Three Common In-Home Animal Poisons

Did you know that several potential pet toxins may already be inside of your home? Fortunately, it just takes some precautionary measures to keep your furry friend safe. Learn more here from a vet in Poway, CA.

Pesticides and Rodenticides

Do you set up pesticide or rodenticide products in your home to ward off intruding critters? Remember that these products can prove dangerous for our companion animals. They’re poisons, after all, designed to kill the creatures that come in contact with them! Place pesticide products carefully in areas where pets can’t reach.

Human Foods

Plenty of human foods—chocolate, candy, gum, avocado, grapes and raisins, onions, garlic, chives, shallots, caffeine, salty foods, fatty items, alcoholic beverages, and more—aren’t safe for pets to consume. Never leave these foods out on countertops or tables where pets could gain access.

Human Medications

Were you aware that many types of human medicine can poison an animal? Antidepressants, prescription pills, cough syrup, aspirin—the list goes on. Always store medications safely inside your medicine cabinet, and keep pet meds and human medications away from each other.

Would you like more information on pet toxins in your home? Call your animal hospital Poway, CA today.

Preventative Pet Healthcare

Prevention is always a better course of action than treatment when it comes to your pet’s health. There are a few preventative measures that are essential for all pets’ health and well-being—learn about them below from a vet in Plano, TX.

Vaccination

Is your pet vaccinated against dangerous, contagious, and/or common diseases? This is a crucial step in keeping your pet’s health in peak condition! Avoid rabies, distemper, feline leukemia (FeLV), feline immunodeficiency virus (FIV), parvovirus, kennel cough, parainfluenza, and more through proper vaccination; see your vet if your pet needs these vaccines.

Pest Prevention

Fleas, ticks, mosquitoes, parasitic worms such as heartworm and roundworm—there are a whole host of pests waiting to latch on to your animal companion. Keep them at bay with a regular preventative. Talk to your veterinarian promptly if your pet isn’t already wearing one.

Veterinary Visits

Having your animal friend see their veterinarian on a regular basis is another one of the most important preventative healthcare steps that you can take. This way, your vet can catch any problems early, and administer treatment as soon as possible.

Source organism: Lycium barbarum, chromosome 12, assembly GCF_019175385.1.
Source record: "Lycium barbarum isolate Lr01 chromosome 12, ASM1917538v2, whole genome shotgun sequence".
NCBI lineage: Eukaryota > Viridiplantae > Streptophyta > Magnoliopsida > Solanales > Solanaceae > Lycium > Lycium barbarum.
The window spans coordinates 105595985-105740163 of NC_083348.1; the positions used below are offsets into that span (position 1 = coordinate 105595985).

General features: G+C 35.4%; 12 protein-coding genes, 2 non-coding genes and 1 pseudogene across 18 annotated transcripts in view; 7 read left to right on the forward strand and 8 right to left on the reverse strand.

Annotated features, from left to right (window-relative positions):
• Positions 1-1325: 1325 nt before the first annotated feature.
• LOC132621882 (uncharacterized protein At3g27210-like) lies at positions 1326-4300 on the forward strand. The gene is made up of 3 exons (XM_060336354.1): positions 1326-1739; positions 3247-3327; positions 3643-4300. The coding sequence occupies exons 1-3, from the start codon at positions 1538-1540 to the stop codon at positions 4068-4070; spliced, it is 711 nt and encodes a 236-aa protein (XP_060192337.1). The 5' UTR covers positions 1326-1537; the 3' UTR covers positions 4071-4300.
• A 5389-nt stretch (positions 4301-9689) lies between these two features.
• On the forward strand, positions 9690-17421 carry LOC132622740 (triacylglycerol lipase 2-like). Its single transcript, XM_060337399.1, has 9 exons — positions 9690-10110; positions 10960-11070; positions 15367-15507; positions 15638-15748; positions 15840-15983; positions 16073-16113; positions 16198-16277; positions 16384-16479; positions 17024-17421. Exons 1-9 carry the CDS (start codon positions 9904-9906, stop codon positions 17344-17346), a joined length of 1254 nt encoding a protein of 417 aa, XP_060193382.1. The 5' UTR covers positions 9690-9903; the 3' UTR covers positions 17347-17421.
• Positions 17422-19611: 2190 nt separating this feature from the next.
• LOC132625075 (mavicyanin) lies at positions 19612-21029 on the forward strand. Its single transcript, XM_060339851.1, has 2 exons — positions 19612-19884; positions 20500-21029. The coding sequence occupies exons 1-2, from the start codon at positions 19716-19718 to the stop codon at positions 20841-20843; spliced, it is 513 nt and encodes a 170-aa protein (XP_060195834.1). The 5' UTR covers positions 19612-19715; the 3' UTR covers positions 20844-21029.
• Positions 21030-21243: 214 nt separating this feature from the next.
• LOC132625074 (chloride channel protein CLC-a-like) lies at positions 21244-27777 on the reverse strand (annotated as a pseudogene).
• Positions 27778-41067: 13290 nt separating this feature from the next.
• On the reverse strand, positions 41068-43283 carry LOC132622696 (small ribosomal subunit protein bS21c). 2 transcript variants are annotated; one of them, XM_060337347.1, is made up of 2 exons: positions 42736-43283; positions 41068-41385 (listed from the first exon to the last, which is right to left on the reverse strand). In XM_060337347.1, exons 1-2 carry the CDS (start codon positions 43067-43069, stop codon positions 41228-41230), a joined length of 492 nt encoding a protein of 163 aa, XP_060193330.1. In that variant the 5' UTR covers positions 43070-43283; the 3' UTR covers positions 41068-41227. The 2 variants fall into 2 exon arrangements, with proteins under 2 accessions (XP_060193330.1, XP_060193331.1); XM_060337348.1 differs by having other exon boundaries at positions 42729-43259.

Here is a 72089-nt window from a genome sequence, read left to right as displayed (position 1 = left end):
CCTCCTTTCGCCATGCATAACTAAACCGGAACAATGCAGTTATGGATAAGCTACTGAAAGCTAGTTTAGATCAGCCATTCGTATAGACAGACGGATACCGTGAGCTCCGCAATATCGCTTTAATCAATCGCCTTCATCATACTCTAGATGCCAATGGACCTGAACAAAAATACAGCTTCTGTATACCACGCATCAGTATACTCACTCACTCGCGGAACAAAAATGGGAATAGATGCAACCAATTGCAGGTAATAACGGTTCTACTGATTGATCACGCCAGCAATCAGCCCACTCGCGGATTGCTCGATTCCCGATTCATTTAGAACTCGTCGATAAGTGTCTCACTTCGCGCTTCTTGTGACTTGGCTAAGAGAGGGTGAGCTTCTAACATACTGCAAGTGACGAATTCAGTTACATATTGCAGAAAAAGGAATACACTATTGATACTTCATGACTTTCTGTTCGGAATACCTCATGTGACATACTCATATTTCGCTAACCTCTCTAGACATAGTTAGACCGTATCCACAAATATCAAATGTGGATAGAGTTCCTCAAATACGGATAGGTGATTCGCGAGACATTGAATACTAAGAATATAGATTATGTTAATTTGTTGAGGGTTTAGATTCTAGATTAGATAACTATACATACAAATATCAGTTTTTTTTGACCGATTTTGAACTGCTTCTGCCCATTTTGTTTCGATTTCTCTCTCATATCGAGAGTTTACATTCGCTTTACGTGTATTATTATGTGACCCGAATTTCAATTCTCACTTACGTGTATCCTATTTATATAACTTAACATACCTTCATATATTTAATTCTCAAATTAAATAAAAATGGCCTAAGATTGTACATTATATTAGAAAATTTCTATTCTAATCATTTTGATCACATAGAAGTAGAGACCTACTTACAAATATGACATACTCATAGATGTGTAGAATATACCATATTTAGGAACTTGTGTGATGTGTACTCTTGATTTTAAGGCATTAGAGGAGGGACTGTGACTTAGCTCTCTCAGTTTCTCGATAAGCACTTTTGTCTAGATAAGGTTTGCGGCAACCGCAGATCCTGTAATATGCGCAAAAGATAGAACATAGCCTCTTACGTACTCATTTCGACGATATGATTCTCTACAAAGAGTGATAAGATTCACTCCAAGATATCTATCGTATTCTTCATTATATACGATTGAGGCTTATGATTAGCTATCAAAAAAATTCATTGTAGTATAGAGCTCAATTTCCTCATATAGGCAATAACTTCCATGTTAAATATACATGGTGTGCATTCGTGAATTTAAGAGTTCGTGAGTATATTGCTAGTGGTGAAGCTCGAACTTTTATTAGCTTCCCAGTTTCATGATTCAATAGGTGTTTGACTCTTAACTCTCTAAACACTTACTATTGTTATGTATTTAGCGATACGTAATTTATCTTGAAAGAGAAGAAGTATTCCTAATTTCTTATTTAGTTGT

Call your veterinarian Plano, TX if your pet needs an appointment. We’re here to help!

Xylitol Poisoning in Dogs and Cats

Xylitol is one of the most common—and most harmful—pet toxins out there. It’s an artificial sugar substitute used in many candies, gums, and baked items. Learn all about the symptoms of and treatment for poisoning, as well as how to prevent poisoning, from your Westlake Village, CA vet:

Symptoms

Symptoms of xylitol poisoning usually manifest within 30 minutes of ingestion. They include restlessness, drooling, uncoordinated movements, vomiting, and diarrhea. Without prompt treatment, a pet may experience seizures or go into a coma. Death is even possible.

Treatment

Rush your pet to the closest veterinary emergency room if you see or suspect that your pet has ingested a product made with xylitol. Your pet may be given activated charcoal to slow the poison’s absorption, or the stomach may be flushed. Supportive measures like oxygen supplementation and fluid replacement will likely be necessary.

Prevention Tips

Obviously, it’s far easier to prevent xylitol poisoning than treat it after your pet has eaten something they shouldn’t. It’s as easy as preventing your pet from accessing candy, gum, and any other food containing xylitol! Store these foods where pets can’t reach.

Call your Pet Clinic Westlake Village, CA for more advice on pet toxins.

How to Prepare Your Home for a Puppy

Are you about to bring home a puppy? It’s important to take a few precautionary steps before the big day! Learn more below from your vet in Omaha, NE.

Use Gates

Try using dog gates or even baby gates to block off certain rooms in the house. This is helpful for keeping your puppy’s area small—not only does this keep your new addition from becoming overwhelmed, it’s extremely helpful for other pets in the house.

Remove Hazards

Remove any physical hazards in the rooms that your dog will be spending time in. These might include sharp objects or edges, small objects that could be swallowed or choked on, and tight nooks and crannies that a crafty puppy might be able to get stuck in. Take whatever steps are necessary to eliminate these dangers so that your pup stays safe.

Check for Toxins

Don’t leave anything harmful lying about on the floor or countertops, where a puppy may be able to gain access. Toxic foods, cleaning supplies, pesticide or rodenticide products, human medicines—all should be safely stored where Fido can’t reach.